Right to work
you need to know

On 16 May 2014, changes were introduced to both strengthen and simplify the civil penalty scheme for employers. The announcement encompassed changes to the document checks employers are required to undertake and included the following eight key points:

  1. The list of acceptable documents for right to work checks no longer includes travel documents, work permits and general Home Office letters
  2. To be deemed as ‘acceptable’, any prescribed document containing an expiry date must now be current (except those showing the holder is a British citizen, a citizen of the UK and Colonies having the right of abode, a national of an European Economic Area (EEA) country or Switzerland or their family members with permanent residence)
  3. The frequency of follow-up checks for people with time-limited right to work is no longer every 12 months. Instead where a person presents a document which contains an expiry date, the follow-up check is required when their permission to be in the UK and do the work in question expires
  4. There is now an extension of the statutory excuse for employers, enabling them to avoid civil penalties for a maximum of 28 days beyond the expiry date of permission to work where the employer is reasonably satisfied that an employee has submitted an application to the Home Office or has an appeal pending against a decision on an application
  5. An extended grace period up to 60 days has been introduced for conducting right to work checks on people acquired as a result of a Transfer of Undertakings (Protection of Employment) i.e. TUPE transfer – this extended period is an increase from 28 days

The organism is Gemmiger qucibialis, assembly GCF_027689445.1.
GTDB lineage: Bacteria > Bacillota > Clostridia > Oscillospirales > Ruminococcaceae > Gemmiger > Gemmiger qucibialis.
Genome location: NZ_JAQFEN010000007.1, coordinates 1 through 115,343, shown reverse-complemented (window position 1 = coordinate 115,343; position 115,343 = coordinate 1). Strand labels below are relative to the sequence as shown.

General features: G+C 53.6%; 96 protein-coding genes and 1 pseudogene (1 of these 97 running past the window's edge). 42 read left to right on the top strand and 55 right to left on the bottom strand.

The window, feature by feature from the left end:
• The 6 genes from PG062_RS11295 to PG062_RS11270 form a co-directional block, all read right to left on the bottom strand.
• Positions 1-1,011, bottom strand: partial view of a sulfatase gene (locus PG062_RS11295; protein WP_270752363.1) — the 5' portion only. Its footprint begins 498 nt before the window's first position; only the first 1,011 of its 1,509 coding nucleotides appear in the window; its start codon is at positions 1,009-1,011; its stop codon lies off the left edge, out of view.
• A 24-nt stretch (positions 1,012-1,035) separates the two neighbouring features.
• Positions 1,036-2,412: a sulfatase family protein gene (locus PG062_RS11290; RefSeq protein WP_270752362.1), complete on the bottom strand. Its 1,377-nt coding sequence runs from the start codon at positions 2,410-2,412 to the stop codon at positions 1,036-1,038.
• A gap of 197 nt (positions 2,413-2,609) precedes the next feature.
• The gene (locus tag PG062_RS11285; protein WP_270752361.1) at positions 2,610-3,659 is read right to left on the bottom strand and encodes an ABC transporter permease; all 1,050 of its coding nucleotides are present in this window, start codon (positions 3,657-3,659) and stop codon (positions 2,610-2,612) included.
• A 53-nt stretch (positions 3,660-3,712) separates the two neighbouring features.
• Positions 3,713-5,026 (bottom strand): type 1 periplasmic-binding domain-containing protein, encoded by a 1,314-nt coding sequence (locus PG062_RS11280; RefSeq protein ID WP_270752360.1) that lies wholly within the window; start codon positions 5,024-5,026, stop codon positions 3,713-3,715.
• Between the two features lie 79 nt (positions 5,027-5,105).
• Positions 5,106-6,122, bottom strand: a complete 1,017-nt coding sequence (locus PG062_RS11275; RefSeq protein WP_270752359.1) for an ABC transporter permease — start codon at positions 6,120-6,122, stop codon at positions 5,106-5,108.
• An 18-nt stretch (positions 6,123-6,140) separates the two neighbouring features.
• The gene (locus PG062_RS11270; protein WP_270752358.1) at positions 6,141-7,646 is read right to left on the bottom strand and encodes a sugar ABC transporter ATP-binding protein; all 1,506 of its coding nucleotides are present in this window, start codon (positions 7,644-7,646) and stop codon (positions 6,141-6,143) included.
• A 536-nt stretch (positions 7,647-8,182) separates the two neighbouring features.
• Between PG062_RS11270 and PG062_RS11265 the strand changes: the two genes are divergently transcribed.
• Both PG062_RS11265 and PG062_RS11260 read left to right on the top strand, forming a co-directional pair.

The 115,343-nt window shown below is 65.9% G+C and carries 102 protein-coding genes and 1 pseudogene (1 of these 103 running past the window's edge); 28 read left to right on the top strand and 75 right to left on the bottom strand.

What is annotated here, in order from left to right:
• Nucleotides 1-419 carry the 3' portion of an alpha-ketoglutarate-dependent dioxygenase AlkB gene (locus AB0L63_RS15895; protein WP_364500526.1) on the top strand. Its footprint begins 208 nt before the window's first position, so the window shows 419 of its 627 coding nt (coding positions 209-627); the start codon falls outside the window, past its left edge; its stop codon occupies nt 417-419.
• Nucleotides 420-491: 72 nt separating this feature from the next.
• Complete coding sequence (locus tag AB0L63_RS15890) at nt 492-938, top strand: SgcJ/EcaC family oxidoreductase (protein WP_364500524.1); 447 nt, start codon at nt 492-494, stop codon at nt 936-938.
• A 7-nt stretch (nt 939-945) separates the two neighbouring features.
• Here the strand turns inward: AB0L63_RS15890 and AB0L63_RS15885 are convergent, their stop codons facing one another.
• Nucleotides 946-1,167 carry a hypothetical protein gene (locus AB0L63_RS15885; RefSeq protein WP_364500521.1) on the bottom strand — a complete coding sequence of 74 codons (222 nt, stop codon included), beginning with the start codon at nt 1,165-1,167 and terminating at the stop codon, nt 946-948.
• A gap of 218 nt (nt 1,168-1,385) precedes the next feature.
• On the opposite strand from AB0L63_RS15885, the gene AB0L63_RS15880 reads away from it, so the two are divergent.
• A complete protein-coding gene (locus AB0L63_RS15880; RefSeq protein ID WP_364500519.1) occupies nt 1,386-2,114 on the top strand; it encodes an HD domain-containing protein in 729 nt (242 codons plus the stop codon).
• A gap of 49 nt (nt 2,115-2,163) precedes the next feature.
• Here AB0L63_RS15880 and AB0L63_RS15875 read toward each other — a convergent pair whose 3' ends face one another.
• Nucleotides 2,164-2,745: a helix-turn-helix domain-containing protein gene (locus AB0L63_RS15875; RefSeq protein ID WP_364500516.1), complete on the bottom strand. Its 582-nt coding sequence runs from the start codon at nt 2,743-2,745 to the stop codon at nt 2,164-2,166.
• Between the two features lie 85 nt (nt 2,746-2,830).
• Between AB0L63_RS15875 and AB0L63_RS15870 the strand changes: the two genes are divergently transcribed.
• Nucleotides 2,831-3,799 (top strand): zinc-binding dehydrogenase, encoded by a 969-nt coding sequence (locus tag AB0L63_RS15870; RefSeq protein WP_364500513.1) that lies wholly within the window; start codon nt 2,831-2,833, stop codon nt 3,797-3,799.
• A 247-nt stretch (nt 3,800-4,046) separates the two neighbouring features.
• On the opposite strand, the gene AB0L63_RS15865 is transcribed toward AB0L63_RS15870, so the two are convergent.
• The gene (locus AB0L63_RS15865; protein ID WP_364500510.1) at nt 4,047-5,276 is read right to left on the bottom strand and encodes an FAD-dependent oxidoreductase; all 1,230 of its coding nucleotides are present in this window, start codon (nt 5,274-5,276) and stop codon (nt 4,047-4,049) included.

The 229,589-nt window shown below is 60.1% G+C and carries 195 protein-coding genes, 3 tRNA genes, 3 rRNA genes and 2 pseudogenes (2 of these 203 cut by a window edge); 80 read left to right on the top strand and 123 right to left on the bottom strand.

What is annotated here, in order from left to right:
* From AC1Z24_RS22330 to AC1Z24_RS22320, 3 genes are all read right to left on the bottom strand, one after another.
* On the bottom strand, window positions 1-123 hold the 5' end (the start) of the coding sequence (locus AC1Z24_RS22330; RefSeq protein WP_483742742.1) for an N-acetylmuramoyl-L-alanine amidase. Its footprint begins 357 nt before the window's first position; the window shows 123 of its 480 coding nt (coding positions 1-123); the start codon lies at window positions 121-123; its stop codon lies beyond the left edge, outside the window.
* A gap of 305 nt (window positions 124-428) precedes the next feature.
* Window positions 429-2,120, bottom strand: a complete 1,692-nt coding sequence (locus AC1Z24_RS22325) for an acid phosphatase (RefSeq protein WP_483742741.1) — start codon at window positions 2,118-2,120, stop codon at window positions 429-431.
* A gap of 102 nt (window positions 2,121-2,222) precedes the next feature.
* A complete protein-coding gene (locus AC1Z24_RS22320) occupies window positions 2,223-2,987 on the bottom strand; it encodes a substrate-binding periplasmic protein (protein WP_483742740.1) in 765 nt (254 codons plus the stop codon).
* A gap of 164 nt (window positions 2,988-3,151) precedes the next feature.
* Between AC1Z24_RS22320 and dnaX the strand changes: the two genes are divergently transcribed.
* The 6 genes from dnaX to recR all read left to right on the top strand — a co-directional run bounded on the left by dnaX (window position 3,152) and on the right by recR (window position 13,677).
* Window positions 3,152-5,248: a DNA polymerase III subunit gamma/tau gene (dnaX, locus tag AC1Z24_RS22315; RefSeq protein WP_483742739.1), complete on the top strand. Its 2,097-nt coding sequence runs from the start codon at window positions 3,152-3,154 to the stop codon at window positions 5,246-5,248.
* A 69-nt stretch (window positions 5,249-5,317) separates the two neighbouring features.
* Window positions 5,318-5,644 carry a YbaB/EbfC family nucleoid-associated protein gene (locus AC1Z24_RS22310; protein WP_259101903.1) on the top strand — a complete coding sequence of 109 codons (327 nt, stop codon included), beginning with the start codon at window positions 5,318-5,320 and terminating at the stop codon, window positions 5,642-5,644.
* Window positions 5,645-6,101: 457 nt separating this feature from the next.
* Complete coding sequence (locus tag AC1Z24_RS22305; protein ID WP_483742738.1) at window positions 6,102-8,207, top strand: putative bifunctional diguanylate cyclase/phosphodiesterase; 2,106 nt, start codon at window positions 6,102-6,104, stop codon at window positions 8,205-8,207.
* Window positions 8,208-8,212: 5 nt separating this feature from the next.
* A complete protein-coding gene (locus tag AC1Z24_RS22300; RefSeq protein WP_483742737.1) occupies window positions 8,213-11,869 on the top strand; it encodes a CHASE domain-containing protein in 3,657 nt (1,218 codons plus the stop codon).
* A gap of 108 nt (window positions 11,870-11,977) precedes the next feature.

6. A record of the date on which a check was made must now be retained and the Home Office no longer requires the front page of the passport to be copied in order to establish and retain a statutory excuse
  7. International students who have a limited right to work are required to provide an employer with evidence of their academic term and vacation times for the duration of their studies in the UK while they work
  8. The maximum civil penalty for employing an illegal worker in the UK has increased from £10,000 per illegal worker to £20,000

To ensure compliance with the law we recommend all employers review the latest guide and ensure they continue to undertake suitable right to work checks on their staff, especially those Human Resources staff with responsibility for the recruitment and employment of individuals.

Share story
Back to top of page